The rickshawvala came back without a word and hopped back on the bike, and then we were on our way toward the school. We went deeper through alleys and turns, vaguely uphill. “This is the oldest part of the old city,” he explained, as the alleys became narrower and I felt like I was going back in time.
Horse- and donkey-drawn carts were sharing the street. A girl was hand-washing a pair of jeans with a cup of water outside her door. Large cast-iron pots sat over fires at the side of the street, preparing food for a restaurant. Carts of bricks and stones passed by. Piles and piles of fabric and shredded old cotton were being examined by groups of women. Two men rode past on a camel. Gnarled old trees rose upward and shaded sections of the street. A man rested on a cot, smoking a cigarette. I wish I could properly describe the architecture–crumbling brick fortifications and plaster-covered walls with old paint in faded blue and yellow and pink hues. Doors were open and inside tiny rooms led into other tiny rooms.
We wound uphill. Slowly a beautiful cream-colored fort came into view on a hilltop nearby and I made the surprising and happy realization that I was in the part of the city that I had viewed with such curiosity only a couple of weeks ago from inside the fort. On the top of that hill, this part of the city–so close–looked like a maze of alleys with the beautiful connected buildings shining in the dusk. It looked like a Middle Eastern desert city, like something from A Thousand and One Nights. It didn’t look much different from the ground.
We came so near to the hill that the we went past some of the fort’s old walls. Finally, the driver stopped and announced it would be “only ten minutes”. He ushered me into a park to enjoy the grass and bushes and trees and there I sat, watching people nap and play and watch me back. When I walked out of the park he came right up with his rickshaw, three tiny people in tiny school uniforms seated inside. He motioned next to the tiniest, a little boy with dangling feet and only one shoelace in one shoe, who stared at the surroundings. He introduced me to the children quickly–I have forgotten all of their names, as I’ve heard a lot of Indian names today–and we went back in the same direction to their house, a little slice in the plaster wall. I managed to get one picture, which of course attracted a great deal of attention. I got the two little boys–the girl was too shy, maybe, and ran inside.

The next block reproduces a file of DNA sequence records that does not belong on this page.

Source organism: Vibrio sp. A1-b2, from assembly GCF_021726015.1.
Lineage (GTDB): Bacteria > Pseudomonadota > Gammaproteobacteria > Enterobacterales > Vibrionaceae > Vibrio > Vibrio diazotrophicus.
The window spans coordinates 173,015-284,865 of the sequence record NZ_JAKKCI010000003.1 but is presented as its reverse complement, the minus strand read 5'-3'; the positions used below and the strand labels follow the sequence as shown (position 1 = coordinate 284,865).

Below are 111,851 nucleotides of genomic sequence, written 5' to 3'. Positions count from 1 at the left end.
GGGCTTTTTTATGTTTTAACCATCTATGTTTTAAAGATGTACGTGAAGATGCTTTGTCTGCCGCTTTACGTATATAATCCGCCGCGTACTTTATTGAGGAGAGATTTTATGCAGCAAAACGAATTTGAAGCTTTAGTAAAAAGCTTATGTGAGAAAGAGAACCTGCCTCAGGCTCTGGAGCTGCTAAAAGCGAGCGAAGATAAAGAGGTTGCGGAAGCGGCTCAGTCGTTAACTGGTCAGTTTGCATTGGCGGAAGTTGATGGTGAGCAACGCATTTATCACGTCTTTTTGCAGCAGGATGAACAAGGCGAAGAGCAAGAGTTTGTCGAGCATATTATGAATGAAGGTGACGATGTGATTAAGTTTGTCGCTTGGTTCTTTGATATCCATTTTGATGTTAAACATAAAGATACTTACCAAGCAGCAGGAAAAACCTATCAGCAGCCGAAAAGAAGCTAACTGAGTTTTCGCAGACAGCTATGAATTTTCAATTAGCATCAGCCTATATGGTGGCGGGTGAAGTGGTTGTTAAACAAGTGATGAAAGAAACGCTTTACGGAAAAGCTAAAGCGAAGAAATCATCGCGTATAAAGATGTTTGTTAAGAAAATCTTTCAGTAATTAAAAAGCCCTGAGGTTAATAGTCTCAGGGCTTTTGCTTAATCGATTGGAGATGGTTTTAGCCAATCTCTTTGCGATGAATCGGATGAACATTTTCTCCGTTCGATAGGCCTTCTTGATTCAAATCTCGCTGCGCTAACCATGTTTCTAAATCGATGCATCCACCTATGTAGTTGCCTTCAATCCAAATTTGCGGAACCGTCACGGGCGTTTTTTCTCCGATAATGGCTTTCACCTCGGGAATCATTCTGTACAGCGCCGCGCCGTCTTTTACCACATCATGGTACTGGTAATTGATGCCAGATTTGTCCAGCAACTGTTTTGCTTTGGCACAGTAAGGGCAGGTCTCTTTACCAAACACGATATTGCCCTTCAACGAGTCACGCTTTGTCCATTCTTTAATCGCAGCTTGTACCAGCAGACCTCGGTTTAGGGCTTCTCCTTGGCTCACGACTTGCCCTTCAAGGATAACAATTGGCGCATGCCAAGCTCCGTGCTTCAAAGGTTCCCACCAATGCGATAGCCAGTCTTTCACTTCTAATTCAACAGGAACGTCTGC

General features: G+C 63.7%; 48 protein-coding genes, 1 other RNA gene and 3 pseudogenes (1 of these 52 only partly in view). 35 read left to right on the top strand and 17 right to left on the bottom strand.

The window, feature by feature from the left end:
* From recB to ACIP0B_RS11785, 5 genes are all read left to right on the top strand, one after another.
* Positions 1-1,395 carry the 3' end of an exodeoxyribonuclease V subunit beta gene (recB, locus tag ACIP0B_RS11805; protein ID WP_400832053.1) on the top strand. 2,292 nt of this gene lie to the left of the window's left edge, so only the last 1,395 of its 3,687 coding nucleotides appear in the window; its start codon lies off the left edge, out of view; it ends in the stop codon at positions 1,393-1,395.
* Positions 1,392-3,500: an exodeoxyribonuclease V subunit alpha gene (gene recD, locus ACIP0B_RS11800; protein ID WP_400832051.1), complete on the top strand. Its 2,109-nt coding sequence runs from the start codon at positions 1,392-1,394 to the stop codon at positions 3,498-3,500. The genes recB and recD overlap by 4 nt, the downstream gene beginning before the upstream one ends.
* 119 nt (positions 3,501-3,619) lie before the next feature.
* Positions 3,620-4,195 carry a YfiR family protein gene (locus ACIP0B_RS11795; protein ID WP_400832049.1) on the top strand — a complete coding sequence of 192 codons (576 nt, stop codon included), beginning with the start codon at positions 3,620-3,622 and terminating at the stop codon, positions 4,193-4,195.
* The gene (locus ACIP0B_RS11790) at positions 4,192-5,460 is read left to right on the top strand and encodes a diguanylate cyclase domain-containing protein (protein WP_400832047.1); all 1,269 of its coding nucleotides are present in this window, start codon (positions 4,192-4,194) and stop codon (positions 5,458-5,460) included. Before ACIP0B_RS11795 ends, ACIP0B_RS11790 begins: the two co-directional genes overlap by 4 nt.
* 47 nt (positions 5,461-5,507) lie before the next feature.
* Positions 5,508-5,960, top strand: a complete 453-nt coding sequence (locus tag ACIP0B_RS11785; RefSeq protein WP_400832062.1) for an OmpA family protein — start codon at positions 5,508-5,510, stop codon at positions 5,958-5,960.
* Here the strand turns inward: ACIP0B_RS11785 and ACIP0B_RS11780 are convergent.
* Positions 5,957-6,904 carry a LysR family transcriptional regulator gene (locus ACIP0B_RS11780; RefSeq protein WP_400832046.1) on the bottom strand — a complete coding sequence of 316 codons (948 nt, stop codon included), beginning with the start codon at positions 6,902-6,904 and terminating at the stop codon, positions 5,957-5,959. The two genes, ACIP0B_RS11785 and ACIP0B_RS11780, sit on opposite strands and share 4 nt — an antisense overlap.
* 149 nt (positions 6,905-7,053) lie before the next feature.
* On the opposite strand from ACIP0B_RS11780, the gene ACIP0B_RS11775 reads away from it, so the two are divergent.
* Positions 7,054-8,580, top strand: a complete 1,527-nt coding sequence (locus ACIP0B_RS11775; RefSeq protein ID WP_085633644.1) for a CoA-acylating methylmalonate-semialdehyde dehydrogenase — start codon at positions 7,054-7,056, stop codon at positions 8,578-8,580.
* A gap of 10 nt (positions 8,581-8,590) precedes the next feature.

And finally, after maybe half an hour, the rickshawvala dropped me in the old city. I didn’t know where I was, but I wasn’t about to say anymore.. I thought I might end up eating dinner with his family or meeting his parents. Eventually I got to where I wanted to be, a little shop I’d been in once before, down a very narrow alley. The shopkeeper (Devraj, his name I do recall) remembered me and we struck up a rapport–he introduced me to his brother and told me about his family, how long he’d owned the shop, told me his age and about his two sons. A lot of people have one particular thing they’re intrigued about with foreigners, and for Devraj, apparently, it was alcohol. He wanted to know if I drank it, how much I drank, if I drank alone or with friends. I laughed and answered his questions, wondering what he’d heard about Americans. After I bought what I came for, the brothers asked me if I’d like chai. It was about that time. I’ve become just as addicted as the rest of this country, so I stayed on and talked a little more, until a little boy came bearing the glasses and for a second time that day a small hot glass of steaming chai was placed in my hand by someone I barely knew.
Say whatever you want about the Indian people, they do not deny you your chai.
We drank together and across the alley the call the prayer was ending in the mosque upstairs. Down the steep concrete stairs and into the alley flowed a river of men in white kurtas and pants, wearing their skullcaps. Of all the sounds I love in India, possibly my favorite is the eerily beautiful sound of musical prayer drifting from the mosque. I am not religious, but it still sounds sacred to me.
And so I was happy, it was getting cooler and darker, and I caught an auto back to Raja Park, “gurdwara ke pas” as I will only say a few more times. I walked through the park opposite the house and the requisite schoolchildren came to greet me–always all wanting to shake hands, and a particular few going so far as to kiss my hand. It’s a bit silly but not a bad greeting all the same.
And not a few steps from my house I was called back by a few teenage boys who scattered a number of questions over me, the same I’d answered all day, and they answered the same I often asked. (One studies biology and when I asked “To be a doctor?” he answered with a cheerfully blunt, “Oh no, we are poor.”)
The outspoken of the group was 17, a good-looking and outgoing guy, and he introduced himself as “Mohammad Aashiq”.
“Aah, Mohammad,” I said. “We are Muslim,” he pointed out. “Musselman,” I intoned. “Yes!” he said, and asked after my religion. I tried to explain I didn’t have one, but ended up just saying I was Catholic; it was easier, and “I don’t have a religion” doesn’t translate well, culturally speaking. He began to probe at the interesting questions, what do I think of President Bush, how did I feel about 9/11, but the conversation only lasted so long and they had to go for dinner.
The contrast between the coldness of the inside of this house and the warmth I find outside of it is striking. This family has amassed wealth, puts additions on their house, buys the newest cell phones, and displays great resentment in feeding me. Meanwhile, so many that I’ve met–Namak, Ravi, Devraj–have very little money and are still happy to buy me a glass of chai and engage in conversation.
I bet no one in this family knows the name of a single worker creating the precious addition on their roof.